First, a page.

Without going into too much detail about how I managed to concuss myself, yes myself, let me go over a few things just in case you, too, find yourself in the situation I did this lovely Bogotá morning on my way to a job interview. Job interviews are pretty nerve-wracking at the best of times, no? You have to remember all the good stuff you’ve ever done in life, make yourself sound interesting and intelligent and let the interviewer know you’re worth keeping around.
But try doing that with a splitting headache, all-over body pain, a new and intense fear of motorbikes and having just crossed four lanes of Bogotá traffic where motorbikes reign supreme. I was a shaky mess at this point and it was not one of my finer moments.
I did manage to arrive at the cafe, where the interview was going to be held, early though. So I sat down, bought a coffee and waited for a pretty relaxed 20 minutes before the time of our scheduled meet up came around.
Right on time, my interviewer Paul walked in.
“Have you been waiting long?”
“No-no-no-no. No, I just got here.” My half-empty coffee cup and line of conga-dancing Nos suggested otherwise.
Dammit, he’s on to me.
He grabbed the coffees and made his way to a table. This is it, the beginning of the interview, I thought. Put your professional hat on Sarah!
Let’s rewind a bit, I feel I should share some information. Just so you know, quite a while after being concussed it is okay to sleep. As long as you wake up on the other side of your nanna-nap, sleep is your friend. Of course, you should avoid sleep for a good while at first, but once that mountain has been climbed, sleep it off.
Do not, I repeat, DO NOT stay up all night the day before your interview, annoying people on the internet. Sleep deprivation will not solve your problems and will just annoy the people you are messaging at 4am in the morning because you are bored and can’t seem to catch some Zs.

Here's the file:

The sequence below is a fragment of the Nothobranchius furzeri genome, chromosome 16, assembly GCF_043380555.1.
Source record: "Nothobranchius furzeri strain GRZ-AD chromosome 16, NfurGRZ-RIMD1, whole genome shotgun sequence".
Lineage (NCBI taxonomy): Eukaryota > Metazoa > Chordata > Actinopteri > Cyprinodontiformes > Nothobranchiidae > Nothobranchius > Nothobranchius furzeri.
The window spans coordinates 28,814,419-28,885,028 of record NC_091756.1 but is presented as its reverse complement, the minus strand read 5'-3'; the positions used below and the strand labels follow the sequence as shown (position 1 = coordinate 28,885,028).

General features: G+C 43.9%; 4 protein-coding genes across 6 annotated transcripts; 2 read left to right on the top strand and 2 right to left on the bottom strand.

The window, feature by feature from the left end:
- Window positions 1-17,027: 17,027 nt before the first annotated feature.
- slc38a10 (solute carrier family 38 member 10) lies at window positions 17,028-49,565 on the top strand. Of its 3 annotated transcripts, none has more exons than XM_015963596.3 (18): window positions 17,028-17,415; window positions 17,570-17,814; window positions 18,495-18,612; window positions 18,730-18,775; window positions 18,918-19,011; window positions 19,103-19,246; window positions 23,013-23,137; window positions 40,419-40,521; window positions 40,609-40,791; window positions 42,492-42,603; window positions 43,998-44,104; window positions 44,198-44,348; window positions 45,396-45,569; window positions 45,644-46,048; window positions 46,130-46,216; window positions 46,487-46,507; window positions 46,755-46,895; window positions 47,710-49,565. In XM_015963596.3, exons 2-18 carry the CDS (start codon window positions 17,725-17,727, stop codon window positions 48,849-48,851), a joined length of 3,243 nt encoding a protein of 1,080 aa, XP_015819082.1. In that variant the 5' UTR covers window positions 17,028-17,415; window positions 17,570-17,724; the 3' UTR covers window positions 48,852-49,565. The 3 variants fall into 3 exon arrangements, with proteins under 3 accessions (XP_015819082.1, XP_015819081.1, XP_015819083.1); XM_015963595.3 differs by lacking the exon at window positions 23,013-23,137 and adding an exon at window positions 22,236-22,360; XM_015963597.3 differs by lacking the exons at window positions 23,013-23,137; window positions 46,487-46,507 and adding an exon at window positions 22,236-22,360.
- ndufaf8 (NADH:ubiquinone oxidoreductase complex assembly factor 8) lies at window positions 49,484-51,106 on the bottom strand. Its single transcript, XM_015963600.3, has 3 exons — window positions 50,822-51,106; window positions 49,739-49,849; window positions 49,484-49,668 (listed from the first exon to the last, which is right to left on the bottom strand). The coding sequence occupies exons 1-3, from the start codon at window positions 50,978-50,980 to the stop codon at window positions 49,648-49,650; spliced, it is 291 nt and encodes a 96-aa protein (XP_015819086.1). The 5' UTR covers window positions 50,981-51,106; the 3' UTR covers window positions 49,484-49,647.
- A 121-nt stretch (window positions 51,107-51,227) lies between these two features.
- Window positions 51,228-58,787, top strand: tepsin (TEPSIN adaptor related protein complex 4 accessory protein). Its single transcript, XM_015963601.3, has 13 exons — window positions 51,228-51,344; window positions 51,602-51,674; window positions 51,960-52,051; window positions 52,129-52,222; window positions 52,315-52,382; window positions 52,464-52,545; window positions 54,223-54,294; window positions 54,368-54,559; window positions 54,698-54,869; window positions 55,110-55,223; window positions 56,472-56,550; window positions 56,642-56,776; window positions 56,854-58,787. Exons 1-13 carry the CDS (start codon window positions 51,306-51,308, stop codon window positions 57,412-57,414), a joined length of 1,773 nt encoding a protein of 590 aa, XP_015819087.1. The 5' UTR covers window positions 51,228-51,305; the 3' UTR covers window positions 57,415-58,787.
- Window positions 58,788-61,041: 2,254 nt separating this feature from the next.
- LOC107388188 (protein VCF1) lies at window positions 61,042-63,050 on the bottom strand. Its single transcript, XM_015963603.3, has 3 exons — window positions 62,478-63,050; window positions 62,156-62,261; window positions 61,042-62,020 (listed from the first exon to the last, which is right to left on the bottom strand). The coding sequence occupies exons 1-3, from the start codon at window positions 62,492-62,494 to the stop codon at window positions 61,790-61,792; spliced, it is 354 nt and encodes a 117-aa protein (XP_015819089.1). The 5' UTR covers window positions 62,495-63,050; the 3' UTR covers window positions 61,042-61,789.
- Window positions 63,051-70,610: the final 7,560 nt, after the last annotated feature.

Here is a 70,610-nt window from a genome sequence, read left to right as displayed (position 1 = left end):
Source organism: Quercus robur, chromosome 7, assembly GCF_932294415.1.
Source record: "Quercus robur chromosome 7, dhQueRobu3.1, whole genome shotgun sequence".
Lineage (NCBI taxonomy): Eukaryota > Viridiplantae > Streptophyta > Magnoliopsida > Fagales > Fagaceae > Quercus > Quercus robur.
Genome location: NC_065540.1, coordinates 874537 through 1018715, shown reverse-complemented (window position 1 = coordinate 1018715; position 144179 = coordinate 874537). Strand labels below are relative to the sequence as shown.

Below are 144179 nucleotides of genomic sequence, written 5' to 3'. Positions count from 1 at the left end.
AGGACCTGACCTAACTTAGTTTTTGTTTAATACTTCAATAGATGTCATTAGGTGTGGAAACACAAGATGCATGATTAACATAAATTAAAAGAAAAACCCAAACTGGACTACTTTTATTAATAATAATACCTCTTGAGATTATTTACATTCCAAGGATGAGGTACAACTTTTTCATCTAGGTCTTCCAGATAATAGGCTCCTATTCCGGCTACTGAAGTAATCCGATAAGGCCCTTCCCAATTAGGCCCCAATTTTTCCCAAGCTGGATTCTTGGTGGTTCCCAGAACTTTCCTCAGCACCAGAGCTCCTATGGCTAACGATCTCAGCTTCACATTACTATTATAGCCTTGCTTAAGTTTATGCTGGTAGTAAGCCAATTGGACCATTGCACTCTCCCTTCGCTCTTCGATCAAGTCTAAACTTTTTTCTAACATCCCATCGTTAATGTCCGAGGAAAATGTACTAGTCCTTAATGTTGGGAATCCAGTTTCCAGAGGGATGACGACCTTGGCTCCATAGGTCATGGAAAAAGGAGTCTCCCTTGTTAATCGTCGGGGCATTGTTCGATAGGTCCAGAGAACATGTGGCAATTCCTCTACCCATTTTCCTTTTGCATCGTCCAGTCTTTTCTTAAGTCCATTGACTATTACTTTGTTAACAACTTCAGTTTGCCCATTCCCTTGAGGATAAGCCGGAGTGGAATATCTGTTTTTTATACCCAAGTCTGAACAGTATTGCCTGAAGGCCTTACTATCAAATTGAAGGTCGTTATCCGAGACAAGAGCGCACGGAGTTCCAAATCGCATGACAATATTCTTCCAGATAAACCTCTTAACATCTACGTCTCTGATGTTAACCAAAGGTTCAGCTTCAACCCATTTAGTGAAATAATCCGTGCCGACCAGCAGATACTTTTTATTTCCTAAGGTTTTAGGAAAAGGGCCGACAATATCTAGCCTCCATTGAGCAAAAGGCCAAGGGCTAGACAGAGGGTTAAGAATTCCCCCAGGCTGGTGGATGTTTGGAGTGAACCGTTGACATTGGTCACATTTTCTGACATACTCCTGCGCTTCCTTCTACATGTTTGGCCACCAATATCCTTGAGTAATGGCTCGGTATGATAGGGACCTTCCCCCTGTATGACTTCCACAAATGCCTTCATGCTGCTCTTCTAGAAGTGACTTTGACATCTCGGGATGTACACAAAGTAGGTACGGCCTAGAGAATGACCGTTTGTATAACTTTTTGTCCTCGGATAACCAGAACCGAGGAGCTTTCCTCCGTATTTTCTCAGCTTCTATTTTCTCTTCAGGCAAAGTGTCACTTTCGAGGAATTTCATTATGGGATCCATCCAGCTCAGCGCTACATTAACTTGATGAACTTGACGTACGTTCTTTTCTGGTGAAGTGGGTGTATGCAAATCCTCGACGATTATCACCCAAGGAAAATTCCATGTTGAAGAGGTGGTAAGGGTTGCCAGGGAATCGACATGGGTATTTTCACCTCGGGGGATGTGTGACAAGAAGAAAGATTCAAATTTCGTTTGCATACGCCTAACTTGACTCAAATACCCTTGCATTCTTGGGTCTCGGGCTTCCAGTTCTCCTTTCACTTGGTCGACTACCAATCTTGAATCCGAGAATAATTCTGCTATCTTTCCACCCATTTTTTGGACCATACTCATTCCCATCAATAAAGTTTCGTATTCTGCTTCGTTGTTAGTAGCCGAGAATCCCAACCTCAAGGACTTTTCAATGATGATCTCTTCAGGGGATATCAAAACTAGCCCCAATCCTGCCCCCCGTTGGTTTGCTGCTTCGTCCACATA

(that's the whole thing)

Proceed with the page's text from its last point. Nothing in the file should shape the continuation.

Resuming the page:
Sleep deprivation, though, will make way for enlightening early-morning pre-interview comments like, “I’m Australian and I’m on my way to the pub after this interview.” For the record, that is inappropriate job-interview talk. Write that down.
Also, try not to annoying your lovely friends and housemates by insisting you get a lift from them three hours before your interview actually begins, just so you can make sure you arrive on time, buy a coffee, get comfy, eventually realize that you’re not just chilling out at a café and get prepared for your interview. What was I doing here again?
And perhaps write little notes on your arm just to make sure you remember where you are, what you’re doing, what your name is, all the important stuff.
“Hi,” glances down.
Ok, so we’re back at where we left off. The interview has begun and I’ve made a bit of an idiot of myself, generally just talking too much and not sure if what I’ve said is relevant to the job at all, but eventually, somewhere between talking about how cool Bogotá is, literally it’s freezing, and what the job entails, we shake hands, have a laugh and share travel stories from the country that we can’t get enough of but just can’t figure out why.
And with that we go our separate ways and I head off somewhere in that direction with my fingers crossed in my pocket, ready to take on Bogotá’s Transmilenio bus system and hoping I can make it back across four lanes of traffic in one piece.
For the record, I did end up getting the job. And, yes, I was probably still semi-concussed when writing this piece.
Have you ever had to do a job interview in a terrible state? With an injury? A hangover? Help me feel better about my own experiences and tell me all about it.